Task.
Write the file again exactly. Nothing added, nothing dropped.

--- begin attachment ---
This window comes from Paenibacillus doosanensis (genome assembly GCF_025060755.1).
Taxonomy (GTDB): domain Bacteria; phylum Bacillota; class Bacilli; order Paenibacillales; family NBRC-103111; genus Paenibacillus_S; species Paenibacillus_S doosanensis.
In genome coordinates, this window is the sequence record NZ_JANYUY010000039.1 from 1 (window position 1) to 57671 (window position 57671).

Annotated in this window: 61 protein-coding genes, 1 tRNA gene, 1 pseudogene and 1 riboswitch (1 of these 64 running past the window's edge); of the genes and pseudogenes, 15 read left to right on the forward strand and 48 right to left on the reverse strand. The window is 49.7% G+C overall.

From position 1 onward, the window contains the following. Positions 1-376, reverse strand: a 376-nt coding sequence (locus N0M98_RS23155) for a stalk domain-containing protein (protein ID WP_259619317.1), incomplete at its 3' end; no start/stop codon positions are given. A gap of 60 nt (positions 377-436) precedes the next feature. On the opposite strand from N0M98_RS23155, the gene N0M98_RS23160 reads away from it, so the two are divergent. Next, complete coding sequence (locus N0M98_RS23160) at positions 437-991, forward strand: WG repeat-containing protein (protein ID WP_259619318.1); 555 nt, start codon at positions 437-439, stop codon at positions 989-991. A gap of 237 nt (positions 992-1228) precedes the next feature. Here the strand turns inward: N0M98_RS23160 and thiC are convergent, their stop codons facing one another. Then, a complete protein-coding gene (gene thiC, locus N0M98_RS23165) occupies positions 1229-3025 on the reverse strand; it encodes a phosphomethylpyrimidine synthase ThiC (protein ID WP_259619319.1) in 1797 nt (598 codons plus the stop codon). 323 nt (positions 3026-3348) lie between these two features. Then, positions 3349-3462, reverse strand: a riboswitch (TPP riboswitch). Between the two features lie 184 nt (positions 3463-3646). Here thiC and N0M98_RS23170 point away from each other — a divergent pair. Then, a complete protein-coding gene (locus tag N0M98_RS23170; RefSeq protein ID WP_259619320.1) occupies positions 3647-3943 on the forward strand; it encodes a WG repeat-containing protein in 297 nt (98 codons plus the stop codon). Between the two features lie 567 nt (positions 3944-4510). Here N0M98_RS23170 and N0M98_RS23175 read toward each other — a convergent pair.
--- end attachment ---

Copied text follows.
This window comes from Paenibacillus doosanensis (genome assembly GCF_025060755.1).
Taxonomy (GTDB): domain Bacteria; phylum Bacillota; class Bacilli; order Paenibacillales; family NBRC-103111; genus Paenibacillus_S; species Paenibacillus_S doosanensis.
In genome coordinates, this window is the sequence record NZ_JANYUY010000039.1 from 1 (window position 1) to 57671 (window position 57671).

Annotated in this window: 61 protein-coding genes, 1 tRNA gene, 1 pseudogene and 1 riboswitch (1 of these 64 running past the window's edge); of the genes and pseudogenes, 15 read left to right on the forward strand and 48 right to left on the reverse strand. The window is 49.7% G+C overall.

From position 1 onward, the window contains the following. Positions 1-376, reverse strand: a 376-nt coding sequence (locus N0M98_RS23155) for a stalk domain-containing protein (protein ID WP_259619317.1), incomplete at its 3' end; no start/stop codon positions are given. A gap of 60 nt (positions 377-436) precedes the next feature. On the opposite strand from N0M98_RS23155, the gene N0M98_RS23160 reads away from it, so the two are divergent. Next, complete coding sequence (locus N0M98_RS23160) at positions 437-991, forward strand: WG repeat-containing protein (protein ID WP_259619318.1); 555 nt, start codon at positions 437-439, stop codon at positions 989-991. A gap of 237 nt (positions 992-1228) precedes the next feature. Here the strand turns inward: N0M98_RS23160 and thiC are convergent, their stop codons facing one another. Then, a complete protein-coding gene (gene thiC, locus N0M98_RS23165) occupies positions 1229-3025 on the reverse strand; it encodes a phosphomethylpyrimidine synthase ThiC (protein ID WP_259619319.1) in 1797 nt (598 codons plus the stop codon). 323 nt (positions 3026-3348) lie between these two features. Then, positions 3349-3462, reverse strand: a riboswitch (TPP riboswitch). Between the two features lie 184 nt (positions 3463-3646). Here thiC and N0M98_RS23170 point away from each other — a divergent pair. Then, a complete protein-coding gene (locus tag N0M98_RS23170; RefSeq protein ID WP_259619320.1) occupies positions 3647-3943 on the forward strand; it encodes a WG repeat-containing protein in 297 nt (98 codons plus the stop codon). Between the two features lie 567 nt (positions 3944-4510). Here N0M98_RS23170 and N0M98_RS23175 read toward each other — a convergent pair.